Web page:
The NBA’s Western conference holds the largest cross-league imbalance in sports at the moment – thanks, Golden State. But the Warrior-dominated West isn’t the only West to loom over its competition. 

Let’s not forget overwhelming nature of the SEC West through the last decade.

Prior to Georgia’s championship game victory in 2017, the Western division had captured eight straight conference crowns. Every year of that run, the West either had more or tied the East with top-15 finishers in that year's final Associated Press Top 25. And that's not even an indication of the West being top-heavy. The East never had more teams finish over .500 than the West in a single season from 2009-16. The West won five of eight possible national titles, while capturing half of the possible Heisman Trophies.

Why are we talking about this right now? Let's thank new Florida coach Dan Mullen, formerly a mainstay of the SEC West at Mississippi State, for a talking point a week away from the conference's media days.

“I know the depth in the West is always tough and makes it really hard, but it seems like the power may be shifting to the East,” Mullen said, per 247Sports’ Thomas Goldkamp.

Things have to be changing with the Georgia's ascension, right? One would think so. The East’s lacked a true power since Urban Meyer abruptly retired at Florida, and Kirby Smart’s Bulldogs appear to be a team capable of filling that void, especially with the program’s recruiting prowess. Mullen is a proven program-builder. South Carolina is a popular pick to finish second in the East headed into Will Muschamp's third year. 

College football tends to be cyclical, and eventually even the mightiest powers go dormant. Alabama in the decade before Nick Saban’s arrival. Texas in its post-2009 run.

The East once dominated the SEC’s divisional infancy. From 1993-02, the East won eight of 10 conference titles with Steve Spurrier (Florida) and Phillip Fulmer (Tennessee) piloting all but one of those victories – obligatory shout out to Mark Richt’s 2002 peak. Those were the East’s glory years. Florida and Tennessee recruited the best players in the region, and their Hall of Fame coaches lorded over the conference.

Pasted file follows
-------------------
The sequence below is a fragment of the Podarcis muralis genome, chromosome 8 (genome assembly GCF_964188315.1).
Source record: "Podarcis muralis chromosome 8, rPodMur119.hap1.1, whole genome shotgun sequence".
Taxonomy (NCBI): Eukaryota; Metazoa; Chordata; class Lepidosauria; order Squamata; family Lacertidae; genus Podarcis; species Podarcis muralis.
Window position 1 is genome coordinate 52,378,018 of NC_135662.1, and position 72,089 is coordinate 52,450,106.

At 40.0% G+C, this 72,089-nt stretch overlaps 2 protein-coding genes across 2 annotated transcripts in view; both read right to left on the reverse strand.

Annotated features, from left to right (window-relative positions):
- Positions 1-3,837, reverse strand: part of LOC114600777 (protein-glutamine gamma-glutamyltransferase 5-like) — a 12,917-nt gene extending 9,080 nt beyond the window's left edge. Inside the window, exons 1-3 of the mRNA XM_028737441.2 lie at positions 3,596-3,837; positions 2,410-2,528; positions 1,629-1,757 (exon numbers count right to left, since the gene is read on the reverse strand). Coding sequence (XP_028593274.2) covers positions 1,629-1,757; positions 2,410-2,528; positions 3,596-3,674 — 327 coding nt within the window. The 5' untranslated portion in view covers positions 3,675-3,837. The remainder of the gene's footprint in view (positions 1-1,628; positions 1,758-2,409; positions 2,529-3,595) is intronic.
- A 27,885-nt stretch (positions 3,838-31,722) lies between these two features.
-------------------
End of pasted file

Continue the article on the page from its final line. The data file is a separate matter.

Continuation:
And then — Spurrier left for the NFL in 2001. Fulmer stuck around too long and eventually stepped down in 2008.

Those years of Spurrier’s absence and Fulmer’s deceleration were the only real times of parity in the SEC. In that intermittent period, the East won three conference titles. As did the West. But there's a more notable reason to remember those years, given who parachuted into the conference in that time frame. It didn't take much time to turn LSU into a juggernaut before Saban jumped to the NFL in 2004. Meyer left Utah for Florida in 2005, quickly guiding the Gators to a pair of national titles in three seasons.

Meyer retired two years later in 2010 (before eventually landing at Ohio State), and Saban returned to the SEC in 2007 to help rebuild Alabama.

The rest, as we say, is history.

Saban still reigns over the Southeastern Conference. It’s a true monarchy in many ways. Saban cherry-picks the best resources (i.e. top recruits) and maintains order over the whole of college football – five national titles in 10 years is almost unheard-of in the modern era.

(Photo: Matt Pendleton, 247Sports)

That’s a brief, redundant history for many. The SEC, like college football as a whole, is long-defined by great coaches at historically good programs. When Tennessee and Florida had HOFers at the helm, they won. When Alabama, LSU, Auburn and whoever else out West you’d like to mention had overwhelming talent (hello, Cam Newton) or a great coach, they won.

It’s really pretty simple. Divisional parity is possible when there are stellar coaches on both sides of the conference landscape.

When the East ruled the SEC, the top coaches wore a shade of orange — Vol or Gator. In this current iteration, arguably the top college football coach of all-time is wearing Alabama crimson. From 2003-08, a balance was possible because great coaches moved in and out of the conference. Saban won and left. Meyer won and soon after did the same. Les Miles, Tommy Tuberville and Richt also earned titles, and all of them are/were fantastic coaches in their own right.

Thus, and back to Mullen, let’s turn an eye toward the present and the question of the SEC’s potential divisional power shift.

Frankly, I wouldn’t bet on it happening soon.

Georgia’s SEC title aside, the West dominated last season. Four Western programs finished in the AP Top 25 compared to just one in the East, and five West teams finished above .500 compared to four in the East. Saban obviously hasn’t gone anywhere. The West may be reshaping around him, but college football’s most dominant presence isn’t going to flip divisions. Auburn remains a contender and LSU is among the most talented programs annually. Speaking of difference-making coaches, Texas A&M added one of only four active national title-winning coaches, Jimbo Fisher, this offseason.

Smart looks like he could fit into that program-changing category eventually. All early signs point to that. But we need to see what Mullen will be able to do at Florida, whether Muschamp's Gamecocks can make a big leap, and how long it will take Jeremy Pruitt to rebuild Tennessee before being able to make sweeping conclusions about a divisional swing.